SBD/Issue 84/Collegiate Sports

Subsidies, Fees Helping Prop Up Many College Athletic Programs

LSU One Of Only Two Schools Not Receiving
Subsidies During Four Years Studied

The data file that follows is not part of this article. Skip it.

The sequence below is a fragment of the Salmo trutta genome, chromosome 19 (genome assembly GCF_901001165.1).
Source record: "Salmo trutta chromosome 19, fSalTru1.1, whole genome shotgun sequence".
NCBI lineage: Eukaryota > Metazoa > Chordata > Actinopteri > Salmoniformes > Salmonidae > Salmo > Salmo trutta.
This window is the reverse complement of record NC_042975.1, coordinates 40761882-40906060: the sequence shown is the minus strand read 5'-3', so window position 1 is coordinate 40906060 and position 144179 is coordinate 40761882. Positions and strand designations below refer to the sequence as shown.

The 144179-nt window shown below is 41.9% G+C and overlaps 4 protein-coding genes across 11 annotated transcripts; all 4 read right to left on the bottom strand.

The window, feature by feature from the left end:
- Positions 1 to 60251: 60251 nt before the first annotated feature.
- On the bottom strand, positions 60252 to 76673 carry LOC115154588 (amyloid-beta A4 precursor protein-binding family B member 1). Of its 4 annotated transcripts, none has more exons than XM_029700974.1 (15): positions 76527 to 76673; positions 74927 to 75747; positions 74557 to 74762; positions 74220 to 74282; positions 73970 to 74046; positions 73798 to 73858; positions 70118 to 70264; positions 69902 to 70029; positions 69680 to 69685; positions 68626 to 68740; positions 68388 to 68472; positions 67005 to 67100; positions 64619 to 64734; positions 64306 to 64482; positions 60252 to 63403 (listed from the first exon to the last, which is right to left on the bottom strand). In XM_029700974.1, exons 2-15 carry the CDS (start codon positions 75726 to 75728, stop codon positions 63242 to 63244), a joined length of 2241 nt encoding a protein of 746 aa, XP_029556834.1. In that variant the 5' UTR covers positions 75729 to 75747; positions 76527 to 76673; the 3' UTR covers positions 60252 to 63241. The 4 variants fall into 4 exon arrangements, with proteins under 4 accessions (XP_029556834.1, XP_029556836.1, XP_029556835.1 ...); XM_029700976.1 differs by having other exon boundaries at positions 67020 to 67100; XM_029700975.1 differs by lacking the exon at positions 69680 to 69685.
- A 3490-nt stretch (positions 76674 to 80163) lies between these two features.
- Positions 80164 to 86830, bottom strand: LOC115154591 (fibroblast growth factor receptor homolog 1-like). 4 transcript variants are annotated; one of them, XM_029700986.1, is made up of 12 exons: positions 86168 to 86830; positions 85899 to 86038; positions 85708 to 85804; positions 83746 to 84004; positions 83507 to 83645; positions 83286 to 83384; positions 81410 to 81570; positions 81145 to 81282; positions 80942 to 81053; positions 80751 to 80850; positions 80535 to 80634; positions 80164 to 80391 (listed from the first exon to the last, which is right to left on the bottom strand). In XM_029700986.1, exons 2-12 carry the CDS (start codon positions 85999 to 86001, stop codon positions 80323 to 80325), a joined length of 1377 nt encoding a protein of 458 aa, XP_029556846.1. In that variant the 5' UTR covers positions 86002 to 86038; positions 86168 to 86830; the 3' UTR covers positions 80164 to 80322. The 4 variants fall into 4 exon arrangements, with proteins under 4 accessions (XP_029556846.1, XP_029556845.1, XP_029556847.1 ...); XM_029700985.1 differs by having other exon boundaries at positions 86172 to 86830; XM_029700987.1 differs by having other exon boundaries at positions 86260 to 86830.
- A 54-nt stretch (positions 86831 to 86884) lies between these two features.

More than $800M in student fees and university subsidies are “propping up athletic programs at the nation’s top sports colleges, including hundreds of millions in the richest conferences,” according to an analysis by Gillum, Upton & Berkowitz of USA TODAY. The subsidies have reached that level “amid a continuing crisis in higher education funding.” At some of the schools where athletics is “most heavily subsidized, faculty salaries have dipped, state-funded financial aid is drying up and students are bracing for tuition and fee increases.” Subsidies for athletics at 99 public schools in the NCAA’s 120-member FBS grew about 20% in four years, from $685M in ’05 to $826M in ’08 (, 1/13). Many of the millions are “going to programs in the six richest conferences” -- the Big East, ACC, Big Ten, Big 12, Pac-10 and SEC. Of the 30 public schools where the percentage of athletic revenue from subsidies rose the most from ’04-05 to ’07-08, “five were from the ACC’s nine public schools,” and three were from the SEC. Nebraska and LSU “were the only schools whose athletic programs reported receiving no subsidies in each of the four years studied.” The athletic programs surveyed received a combined $1.04B in donations in ’07-08, and Univ. of Illinois law professor John Colombo noted that “likely translated into at least” a $200M federal tax subsidy of the programs (USA TODAY, 1/14).

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